United States District Court, D. Massachusetts
GORDON H. HAYES, JR., Plaintiff,
JOHN O. MIRICK and MIRICK, O'CONNELL, DEMALLIE & LOUGEE, LLP Defendants.
MEMORANDUM AND ORDER ON DEFENDANT'S MOTION TO
DISMISS (DOCKET NO. 14)
TIMOTHY S. HILLMAN DISTRICT JUDGE.
H. Hayes, Jr. (“Plaintiff”) filed this suit
bringing several claims against John O. Mirick
(“Defendant Mirick”) and Mirick, O'Connell,
DeMaillie & Lougee, LLP (“Mirick
“Defendants”). Plaintiff brings eight claims
against Defendant Mirick: breach of fiduciary duty (Count I),
negligence (Count II), deceit and misrepresentation (Count
III), civil conspiracy (Count IV), defamation (Count V),
invasion of privacy (Count VI), intentional infliction of
emotional distress (Count VII), and unjust enrichment (Count
VIII). Plaintiff also brings a claim for vicarious liability
against Mirick O'Connell (Count IX), premised on
Defendant Mirick's alleged liability, who is of counsel
at Mirick O'Connell.
subsequently filed a motion to dismiss for failure to state a
claim. (Docket No. 14). For the reasons stated below,
Defendants' motion is granted
in part and denied in part.
following facts are taken from Plaintiff's Complaint
(Docket No. 2) and assumed to be true for the purposes of
this motion. The court also may consider “matters
fairly incorporated within [the Complaint] and matters
susceptible to judicial notice.” In re Colonial
Mortgage Bankers Corp., 324 F.3d 12, 15 (1st Cir. 2003).
November 18, 2008, the Plymouth County Probate and Family
Court appointed Attorney Tracy A. Craig to serve as
Plaintiff's permanent conservator. On October 21, 2015,
Plaintiff filed a complaint in Worcester Superior Court
against Attorney Craig. (Docket No. 15-1, at 2).
Subsequently, Attorney Craig, represented by Defendant
Mirick, petitioned to resign as Plaintiff's conservator.
Id. at 7. On July 1, 2016, Plaintiff then filed a
petition to terminate the conservatorship. On August 17,
2017, the Plymouth County Probate & Family Court
terminated the conservatorship.
August 2015 until the termination of the conservatorship,
Plaintiff was unable to reach Ms. Craig and was instead
forced to direct his inquiries to Defendant Mirick. Plaintiff
contends that Defendant Mirick, while acting as
Plaintiff's “de facto conservator, ”
breached his fiduciary duty to Plaintiff, disclosed
Plaintiff's personal information to third parties,
engaged in deceit and misrepresentation regarding
Plaintiff's assets, conspired with Ms. Craig to convert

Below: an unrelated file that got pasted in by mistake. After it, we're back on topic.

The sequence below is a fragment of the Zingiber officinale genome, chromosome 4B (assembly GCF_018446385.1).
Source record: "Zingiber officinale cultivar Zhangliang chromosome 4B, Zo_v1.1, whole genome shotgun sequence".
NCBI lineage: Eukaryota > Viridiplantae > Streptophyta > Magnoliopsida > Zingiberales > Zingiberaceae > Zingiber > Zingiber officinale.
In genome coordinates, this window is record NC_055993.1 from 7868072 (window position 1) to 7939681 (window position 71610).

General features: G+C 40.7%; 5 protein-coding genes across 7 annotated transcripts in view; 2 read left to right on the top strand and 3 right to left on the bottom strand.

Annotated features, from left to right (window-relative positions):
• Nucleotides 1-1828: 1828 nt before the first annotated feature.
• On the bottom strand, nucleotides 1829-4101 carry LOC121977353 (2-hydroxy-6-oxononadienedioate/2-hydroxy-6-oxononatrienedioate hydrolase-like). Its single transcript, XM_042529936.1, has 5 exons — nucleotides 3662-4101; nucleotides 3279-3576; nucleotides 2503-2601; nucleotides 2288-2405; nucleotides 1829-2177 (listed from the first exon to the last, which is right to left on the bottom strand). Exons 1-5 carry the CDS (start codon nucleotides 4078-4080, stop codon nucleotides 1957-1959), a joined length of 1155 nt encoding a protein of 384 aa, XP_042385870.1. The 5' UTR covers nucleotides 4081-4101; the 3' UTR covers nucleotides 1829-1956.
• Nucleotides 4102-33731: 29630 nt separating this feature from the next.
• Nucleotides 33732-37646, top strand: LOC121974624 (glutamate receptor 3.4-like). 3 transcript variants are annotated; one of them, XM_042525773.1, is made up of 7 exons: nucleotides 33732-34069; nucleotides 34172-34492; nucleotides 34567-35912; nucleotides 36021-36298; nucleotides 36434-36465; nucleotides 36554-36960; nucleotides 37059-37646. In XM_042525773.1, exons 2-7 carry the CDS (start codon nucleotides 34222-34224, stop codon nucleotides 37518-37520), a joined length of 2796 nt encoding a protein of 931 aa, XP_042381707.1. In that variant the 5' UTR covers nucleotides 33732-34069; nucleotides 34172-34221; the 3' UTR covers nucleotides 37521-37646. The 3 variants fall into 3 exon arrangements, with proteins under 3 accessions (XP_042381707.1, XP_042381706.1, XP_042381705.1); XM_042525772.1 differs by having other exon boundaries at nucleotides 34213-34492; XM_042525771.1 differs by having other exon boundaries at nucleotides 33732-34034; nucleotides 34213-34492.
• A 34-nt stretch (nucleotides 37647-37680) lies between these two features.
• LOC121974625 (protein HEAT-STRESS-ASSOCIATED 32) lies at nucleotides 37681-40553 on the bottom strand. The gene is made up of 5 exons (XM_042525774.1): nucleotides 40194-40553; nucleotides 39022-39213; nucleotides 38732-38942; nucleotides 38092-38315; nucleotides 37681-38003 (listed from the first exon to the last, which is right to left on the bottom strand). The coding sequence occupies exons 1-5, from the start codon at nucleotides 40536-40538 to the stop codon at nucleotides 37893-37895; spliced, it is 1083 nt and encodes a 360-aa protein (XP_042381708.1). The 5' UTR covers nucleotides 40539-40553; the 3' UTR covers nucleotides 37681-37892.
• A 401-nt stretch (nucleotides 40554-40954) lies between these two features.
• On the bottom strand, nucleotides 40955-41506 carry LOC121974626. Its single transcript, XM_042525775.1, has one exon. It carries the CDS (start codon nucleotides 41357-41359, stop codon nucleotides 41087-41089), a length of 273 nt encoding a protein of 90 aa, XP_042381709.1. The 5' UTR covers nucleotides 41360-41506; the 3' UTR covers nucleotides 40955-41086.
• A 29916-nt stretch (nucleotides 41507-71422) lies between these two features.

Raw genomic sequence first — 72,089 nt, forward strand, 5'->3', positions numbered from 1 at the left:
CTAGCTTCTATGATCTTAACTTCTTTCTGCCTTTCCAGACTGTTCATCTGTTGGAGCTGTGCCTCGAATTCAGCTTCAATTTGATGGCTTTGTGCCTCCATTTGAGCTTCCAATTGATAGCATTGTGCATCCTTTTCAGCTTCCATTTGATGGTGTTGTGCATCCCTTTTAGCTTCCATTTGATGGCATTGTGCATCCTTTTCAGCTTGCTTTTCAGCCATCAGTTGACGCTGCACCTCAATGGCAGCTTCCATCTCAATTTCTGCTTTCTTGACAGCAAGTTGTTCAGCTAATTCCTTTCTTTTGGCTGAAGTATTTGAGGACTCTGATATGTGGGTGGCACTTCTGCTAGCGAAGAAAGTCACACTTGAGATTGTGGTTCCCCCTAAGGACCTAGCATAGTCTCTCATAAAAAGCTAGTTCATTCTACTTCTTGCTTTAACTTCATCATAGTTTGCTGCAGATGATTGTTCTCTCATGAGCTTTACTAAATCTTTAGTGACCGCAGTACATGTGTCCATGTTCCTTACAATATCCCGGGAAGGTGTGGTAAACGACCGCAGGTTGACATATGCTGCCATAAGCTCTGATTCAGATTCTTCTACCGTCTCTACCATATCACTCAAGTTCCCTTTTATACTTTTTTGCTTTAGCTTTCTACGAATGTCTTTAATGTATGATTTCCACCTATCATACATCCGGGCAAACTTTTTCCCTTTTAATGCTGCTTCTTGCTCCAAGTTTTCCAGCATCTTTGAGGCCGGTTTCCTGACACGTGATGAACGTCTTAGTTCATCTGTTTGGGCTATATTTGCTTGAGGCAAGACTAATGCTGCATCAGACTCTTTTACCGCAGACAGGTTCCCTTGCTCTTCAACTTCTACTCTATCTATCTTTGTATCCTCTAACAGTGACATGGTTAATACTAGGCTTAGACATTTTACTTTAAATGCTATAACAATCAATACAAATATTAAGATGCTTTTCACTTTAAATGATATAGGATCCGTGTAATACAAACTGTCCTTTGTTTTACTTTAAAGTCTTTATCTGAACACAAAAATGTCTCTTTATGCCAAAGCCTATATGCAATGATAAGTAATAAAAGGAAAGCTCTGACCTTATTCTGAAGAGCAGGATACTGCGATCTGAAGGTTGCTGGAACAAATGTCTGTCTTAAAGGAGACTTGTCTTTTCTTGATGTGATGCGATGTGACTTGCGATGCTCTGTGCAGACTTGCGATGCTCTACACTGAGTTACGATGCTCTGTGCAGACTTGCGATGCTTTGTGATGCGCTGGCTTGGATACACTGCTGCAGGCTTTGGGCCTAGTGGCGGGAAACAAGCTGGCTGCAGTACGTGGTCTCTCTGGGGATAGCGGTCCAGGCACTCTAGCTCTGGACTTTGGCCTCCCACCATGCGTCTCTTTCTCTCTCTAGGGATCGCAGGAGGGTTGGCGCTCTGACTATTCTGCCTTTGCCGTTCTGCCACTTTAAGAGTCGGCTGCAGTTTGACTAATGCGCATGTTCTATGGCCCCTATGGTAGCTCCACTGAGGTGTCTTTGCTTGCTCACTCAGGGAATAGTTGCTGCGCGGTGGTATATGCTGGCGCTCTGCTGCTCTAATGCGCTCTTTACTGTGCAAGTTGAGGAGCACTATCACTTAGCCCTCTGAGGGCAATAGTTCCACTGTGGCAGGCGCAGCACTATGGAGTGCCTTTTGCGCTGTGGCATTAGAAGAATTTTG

Plaintiff's assets, and improperly withdrew money from
Plaintiff's assets for compensation.
defendant may move to dismiss, based solely on the complaint,
for the plaintiff's “failure to state a claim upon
which relief can be granted.” Fed.R.Civ.P. 12(b)(6). To
survive a Rule 12(b)(6) motion to dismiss, a complaint must
allege “a plausible entitlement to relief.”
Bell Atl. Corp. v. Twombly, 550 U.S. 544, 559, 127
S.Ct. 1955 (2007). Although detailed factual allegations are
not necessary to survive a motion to dismiss, the standard
“requires more than labels and conclusions, and a
formulaic recitation of the elements of a cause of action
will not do.” Id. at 555, 127 S.Ct. 1955.
“The relevant inquiry focuses on the reasonableness of
the inference of liability that the plaintiff is asking the
court to draw from the facts alleged in the complaint.”
Ocasio-Hernandez v. Fortuno-Burset, 640 F.3d 1, 13
(1st Cir. 2011).
evaluating a motion to dismiss, the court must accept all
factual allegations in the complaint as true and draw all
reasonable inferences in the plaintiff's favor.
Langadinos v. American Airlines, Inc., 199 F.3d 68,
68 (1st Cir. 2000). It is a “context-specific
task” to determine “whether a complaint states a
plausible claim for relief, ” one that “requires
the reviewing court to draw on its judicial experience and
common sense.” Ashcroft v. Iqbal, 556 U.S.
662, 679, 129 S.Ct. 1937 (2009) (internal citations omitted).
“[W]here the well-pleaded facts do not permit the court
to infer more than the mere possibility of misconduct, the
complaint has alleged-but it has not ‘show[n]'-that
the pleader is entitled to relief.” Id.
(quoting Fed.R.Civ.P. 8(a)(2)). On the other hand, a court
may not disregard properly pled factual allegations,
“even if it strikes a savvy judge that actual proof of
those facts is improbable.” Twombly, 550 U.S.
at 556, 127 S.Ct. 1955.
Litigation Privilege (All Counts)
argue that all of Plaintiff's claims improperly rely on
communications protected by the litigation privilege.
Defendants have the burden of demonstrating the privilege
applies. Meltzer v. Grant, 193 F.Supp.2d 373, 381
(D. Mass. 2002). The litigation privilege “shields an
attorney from civil liability to nonclients for statements
made in the course of litigation.” Bartle v.
Berry, 80 Mass.App.Ct. 372, 378 (2011). Further,
statements are privileged “where such statements are
made by an attorney engaged in his function as an attorney
whether in the institution or conduct of litigation or in
conferences and other communications preliminary to
litigation.” Striber v. Raymond, 370 Mass.
105, 109 (1976).
privilege does not, however, “extend to claims that
allege conduct, not speech, as the basis for liability. To
the contrary, such an extension would unmoor the privilege
from its original purpose-to shield individuals from
defamation claims based on testimony given during a judicial
proceeding.” The Gillette Company v. Provost,
91 Mass.App.Ct. 133, 1442 (2017); see also 58 Swansea
Mall Drive, LLC v. Gator Swansea Property, LLC, No. CV
15-13538-RGS, 2016 WL 5946872, at *1 (D. Mass. Oct. 12, 2016)
(“The law draws a distinction between ...